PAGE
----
Tuesday, October 29, 2013

Championing the First Freedom

Hawaii state capitol building

Right now, the Hawaii State Legislature is in a special session to consider the redefinition of marriage to include same-sex unions.

Of great concern to many religious people here is whether the religious exemptions in the bill adequately preserve religious freedom. Religious freedom has been aptly termed the first freedom because of its early mention in the Bill of Rights, and as such, it deserves vigorous protection.

At present Senate Bill 1 (SB1) does protect clergy and religious organizations on a limited scale, but those protections do not, as far as I know, extend to church-affiliated schools like Brigham Young University-Hawaii (Mormon) or Chaminade (Catholic), to small business like florists or photographers, to parents whose religious views might conflict with public school instruction on the matter of same-sex marriage and relationships, or to employees of the state who might for religious reasons object to performing a same-sex wedding.

Sadly, the senate committee just recommended that SB1 be referred to the House without any amendments, that is, without any additional religious freedom protections put in place.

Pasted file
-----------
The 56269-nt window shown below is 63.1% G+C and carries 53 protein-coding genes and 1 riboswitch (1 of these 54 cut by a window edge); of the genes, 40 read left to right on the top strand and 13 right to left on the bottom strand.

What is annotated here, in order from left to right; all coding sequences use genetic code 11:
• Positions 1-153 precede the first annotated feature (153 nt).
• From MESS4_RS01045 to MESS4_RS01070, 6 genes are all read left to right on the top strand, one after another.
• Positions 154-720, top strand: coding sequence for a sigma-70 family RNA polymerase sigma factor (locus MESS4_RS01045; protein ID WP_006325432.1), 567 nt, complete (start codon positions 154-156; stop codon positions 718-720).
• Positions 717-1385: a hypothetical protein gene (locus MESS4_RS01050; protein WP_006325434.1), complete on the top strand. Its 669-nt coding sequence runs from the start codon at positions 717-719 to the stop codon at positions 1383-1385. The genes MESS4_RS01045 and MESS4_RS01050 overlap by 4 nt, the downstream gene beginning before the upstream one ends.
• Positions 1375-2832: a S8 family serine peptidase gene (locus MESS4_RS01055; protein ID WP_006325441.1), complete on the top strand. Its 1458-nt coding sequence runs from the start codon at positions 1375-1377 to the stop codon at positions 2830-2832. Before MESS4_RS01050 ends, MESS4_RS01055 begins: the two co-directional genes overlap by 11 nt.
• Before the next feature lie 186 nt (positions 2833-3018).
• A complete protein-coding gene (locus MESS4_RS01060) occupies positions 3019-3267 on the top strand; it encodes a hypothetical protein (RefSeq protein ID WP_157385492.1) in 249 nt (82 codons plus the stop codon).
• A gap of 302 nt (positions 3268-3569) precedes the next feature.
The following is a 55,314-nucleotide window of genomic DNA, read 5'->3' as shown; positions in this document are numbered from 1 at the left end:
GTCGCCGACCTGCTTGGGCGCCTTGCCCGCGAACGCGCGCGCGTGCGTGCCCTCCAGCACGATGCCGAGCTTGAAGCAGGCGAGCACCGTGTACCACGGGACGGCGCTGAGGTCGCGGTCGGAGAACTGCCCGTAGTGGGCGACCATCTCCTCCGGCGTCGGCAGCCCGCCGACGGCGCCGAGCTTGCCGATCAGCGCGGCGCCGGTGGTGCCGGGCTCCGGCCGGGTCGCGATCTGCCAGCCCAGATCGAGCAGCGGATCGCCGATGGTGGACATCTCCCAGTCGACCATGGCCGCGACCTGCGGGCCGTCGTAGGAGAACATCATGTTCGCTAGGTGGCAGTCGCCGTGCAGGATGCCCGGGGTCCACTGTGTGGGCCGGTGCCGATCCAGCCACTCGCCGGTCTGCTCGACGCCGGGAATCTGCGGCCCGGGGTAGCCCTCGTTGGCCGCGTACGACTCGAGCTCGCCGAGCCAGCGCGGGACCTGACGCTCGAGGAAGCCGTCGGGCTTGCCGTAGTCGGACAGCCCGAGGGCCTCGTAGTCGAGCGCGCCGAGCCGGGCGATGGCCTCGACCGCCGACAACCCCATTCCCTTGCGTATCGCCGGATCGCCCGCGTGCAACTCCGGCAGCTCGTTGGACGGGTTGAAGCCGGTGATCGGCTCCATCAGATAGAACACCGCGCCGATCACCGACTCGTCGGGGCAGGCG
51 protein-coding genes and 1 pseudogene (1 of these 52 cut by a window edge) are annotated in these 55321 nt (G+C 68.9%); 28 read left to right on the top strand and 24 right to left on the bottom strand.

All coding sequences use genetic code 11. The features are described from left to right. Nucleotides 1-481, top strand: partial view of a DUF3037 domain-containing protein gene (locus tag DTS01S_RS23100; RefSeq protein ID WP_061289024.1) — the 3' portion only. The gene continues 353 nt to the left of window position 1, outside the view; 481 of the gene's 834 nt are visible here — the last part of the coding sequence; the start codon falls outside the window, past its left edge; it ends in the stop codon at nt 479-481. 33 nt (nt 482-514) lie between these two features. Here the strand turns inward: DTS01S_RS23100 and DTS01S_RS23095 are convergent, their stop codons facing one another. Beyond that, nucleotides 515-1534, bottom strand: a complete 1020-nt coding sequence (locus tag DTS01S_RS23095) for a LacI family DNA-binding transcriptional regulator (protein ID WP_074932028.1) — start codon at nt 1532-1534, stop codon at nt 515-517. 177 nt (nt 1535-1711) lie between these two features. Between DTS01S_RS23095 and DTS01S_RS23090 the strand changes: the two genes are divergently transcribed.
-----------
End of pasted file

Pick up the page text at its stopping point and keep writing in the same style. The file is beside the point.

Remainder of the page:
If you're wondering why this issue of protecting religious freedom is so important, a good place to start is with the thoughtful commentary by a number of articulate religious leaders of different faiths.


Elder Oaks, a former Utah Supreme Court justice, gave a speech in 2009 addressing religious freedom, a second on the fundamentals of the US Constitution in 2010, a third on truth and tolerance in 2011, a fourth on preserving religious freedom in 2011, and a fifth on strengthening the free exercise of religion in 2013.

Elder Holland, former president of the flagship campus of Brigham Young University in Provo, Utah, spoke at the annual J. Reuben Clark Law Society Conference in Washington D.C., in February, 2013, on faith, family, and religious freedom.

Elder Cook, a former lawyer, reminded Mormons in their October 2010 semiannual general conference that "it is essential that values based on religious belief be a part of public discourse." He also spoke at Brigham Young University-Idaho on the restoration of morality and religious freedom in December, 2011.

Catholic Cardinal Francis E. George spoke in a 2010 BYU forum on the partnership of Catholics and Latter-day Saints in the defense of religious freedom.

And finally, though undoubtedly more could be listed, just this month, again at BYU, Dr. R. Albert Mohler, Jr., President of the Southern Baptist Theological Seminary, spoke on what he sees as a "clear and present danger" with respect to religious liberty, marriage, and the family in the late modern age.

It's important to note that the three denominations represented here, Mormon, Catholic, and Evangelical Christian, do not agree with each other on many important theological points. But when it comes to the preservation of religious freedom, they stand shoulder to shoulder.

Their careful analysis and wise counsel is worthy of careful study by all interested persons, regardless of which side of the line we fall with respect to same-sex marriage.


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